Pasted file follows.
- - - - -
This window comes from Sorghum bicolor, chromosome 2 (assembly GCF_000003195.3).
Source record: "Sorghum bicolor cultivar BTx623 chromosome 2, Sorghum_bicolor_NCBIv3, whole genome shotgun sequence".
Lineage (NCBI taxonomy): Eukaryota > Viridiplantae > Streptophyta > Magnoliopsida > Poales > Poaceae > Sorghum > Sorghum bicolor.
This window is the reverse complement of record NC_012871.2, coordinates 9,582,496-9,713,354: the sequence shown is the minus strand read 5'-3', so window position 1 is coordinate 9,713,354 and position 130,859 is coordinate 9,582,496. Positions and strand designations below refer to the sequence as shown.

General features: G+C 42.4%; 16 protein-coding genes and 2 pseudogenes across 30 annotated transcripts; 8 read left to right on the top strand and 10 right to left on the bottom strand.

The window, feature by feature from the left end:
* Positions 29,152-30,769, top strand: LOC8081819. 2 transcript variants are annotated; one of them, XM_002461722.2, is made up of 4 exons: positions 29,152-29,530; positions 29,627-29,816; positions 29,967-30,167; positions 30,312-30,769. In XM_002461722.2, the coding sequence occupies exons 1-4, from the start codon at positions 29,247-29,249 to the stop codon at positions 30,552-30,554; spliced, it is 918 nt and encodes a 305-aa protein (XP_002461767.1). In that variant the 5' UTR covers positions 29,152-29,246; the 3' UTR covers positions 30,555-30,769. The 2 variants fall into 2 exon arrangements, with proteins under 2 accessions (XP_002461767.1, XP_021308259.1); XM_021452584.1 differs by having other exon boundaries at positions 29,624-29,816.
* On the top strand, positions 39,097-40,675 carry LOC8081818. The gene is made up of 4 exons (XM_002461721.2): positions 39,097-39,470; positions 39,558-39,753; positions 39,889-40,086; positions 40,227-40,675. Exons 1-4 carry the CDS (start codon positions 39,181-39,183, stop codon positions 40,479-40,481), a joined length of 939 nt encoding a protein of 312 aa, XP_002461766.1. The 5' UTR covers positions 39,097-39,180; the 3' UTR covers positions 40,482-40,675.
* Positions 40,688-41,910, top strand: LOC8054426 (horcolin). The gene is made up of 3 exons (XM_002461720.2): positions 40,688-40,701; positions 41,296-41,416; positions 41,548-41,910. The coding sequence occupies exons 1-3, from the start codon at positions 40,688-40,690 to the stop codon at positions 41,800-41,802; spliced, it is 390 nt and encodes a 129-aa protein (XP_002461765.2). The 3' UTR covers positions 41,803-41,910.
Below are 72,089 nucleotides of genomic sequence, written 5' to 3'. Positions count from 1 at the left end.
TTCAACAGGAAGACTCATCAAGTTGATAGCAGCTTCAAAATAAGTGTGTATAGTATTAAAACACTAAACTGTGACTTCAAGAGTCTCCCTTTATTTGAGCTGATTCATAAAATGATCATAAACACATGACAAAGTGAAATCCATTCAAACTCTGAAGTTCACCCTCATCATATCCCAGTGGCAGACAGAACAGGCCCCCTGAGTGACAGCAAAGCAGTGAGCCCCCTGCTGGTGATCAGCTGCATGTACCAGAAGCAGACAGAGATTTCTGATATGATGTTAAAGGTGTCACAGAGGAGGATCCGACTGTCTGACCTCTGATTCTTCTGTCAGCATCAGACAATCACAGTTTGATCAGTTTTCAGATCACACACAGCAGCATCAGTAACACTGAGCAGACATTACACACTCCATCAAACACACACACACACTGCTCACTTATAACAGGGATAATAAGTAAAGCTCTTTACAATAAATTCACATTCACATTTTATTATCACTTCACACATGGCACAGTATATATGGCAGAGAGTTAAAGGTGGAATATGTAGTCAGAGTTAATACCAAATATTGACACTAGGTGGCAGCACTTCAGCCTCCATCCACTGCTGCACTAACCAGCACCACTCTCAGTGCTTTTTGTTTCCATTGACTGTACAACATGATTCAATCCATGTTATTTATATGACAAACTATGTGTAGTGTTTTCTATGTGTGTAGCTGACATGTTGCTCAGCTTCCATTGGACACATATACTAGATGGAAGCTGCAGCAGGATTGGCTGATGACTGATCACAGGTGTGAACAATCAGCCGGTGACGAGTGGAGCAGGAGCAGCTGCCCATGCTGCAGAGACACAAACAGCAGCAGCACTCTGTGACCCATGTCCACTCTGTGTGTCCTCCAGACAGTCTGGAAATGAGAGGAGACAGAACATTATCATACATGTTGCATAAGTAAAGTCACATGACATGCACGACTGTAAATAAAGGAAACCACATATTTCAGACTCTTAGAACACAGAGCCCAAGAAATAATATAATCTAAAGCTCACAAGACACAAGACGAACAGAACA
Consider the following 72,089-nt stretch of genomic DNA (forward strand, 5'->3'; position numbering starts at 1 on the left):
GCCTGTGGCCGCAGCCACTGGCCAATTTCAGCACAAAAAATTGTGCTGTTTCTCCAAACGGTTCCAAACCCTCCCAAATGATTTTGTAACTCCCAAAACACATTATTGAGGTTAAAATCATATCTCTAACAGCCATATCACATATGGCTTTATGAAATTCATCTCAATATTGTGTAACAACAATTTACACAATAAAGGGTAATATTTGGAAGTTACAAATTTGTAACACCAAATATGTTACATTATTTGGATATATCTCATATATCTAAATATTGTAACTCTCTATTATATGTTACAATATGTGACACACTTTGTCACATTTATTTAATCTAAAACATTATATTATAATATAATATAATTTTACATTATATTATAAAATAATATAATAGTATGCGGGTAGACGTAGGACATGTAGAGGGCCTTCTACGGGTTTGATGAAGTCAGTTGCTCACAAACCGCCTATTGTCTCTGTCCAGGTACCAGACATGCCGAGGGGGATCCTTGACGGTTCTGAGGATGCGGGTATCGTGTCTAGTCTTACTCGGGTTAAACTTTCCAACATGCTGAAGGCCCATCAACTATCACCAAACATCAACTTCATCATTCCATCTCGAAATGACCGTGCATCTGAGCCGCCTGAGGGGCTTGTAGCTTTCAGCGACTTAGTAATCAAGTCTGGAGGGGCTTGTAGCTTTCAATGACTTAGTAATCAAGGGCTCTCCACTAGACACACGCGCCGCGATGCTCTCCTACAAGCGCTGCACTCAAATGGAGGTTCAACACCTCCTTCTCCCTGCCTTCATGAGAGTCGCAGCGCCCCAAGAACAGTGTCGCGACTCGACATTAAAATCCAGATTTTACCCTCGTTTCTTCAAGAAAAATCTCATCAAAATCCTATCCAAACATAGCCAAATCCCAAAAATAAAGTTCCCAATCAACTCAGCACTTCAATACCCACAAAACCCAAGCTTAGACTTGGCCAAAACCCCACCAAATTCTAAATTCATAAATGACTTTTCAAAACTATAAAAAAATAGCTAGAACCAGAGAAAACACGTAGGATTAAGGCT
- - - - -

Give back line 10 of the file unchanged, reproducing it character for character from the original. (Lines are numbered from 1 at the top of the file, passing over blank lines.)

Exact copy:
Below are 72,089 nucleotides of genomic sequence, written 5' to 3'. Positions count from 1 at the left end.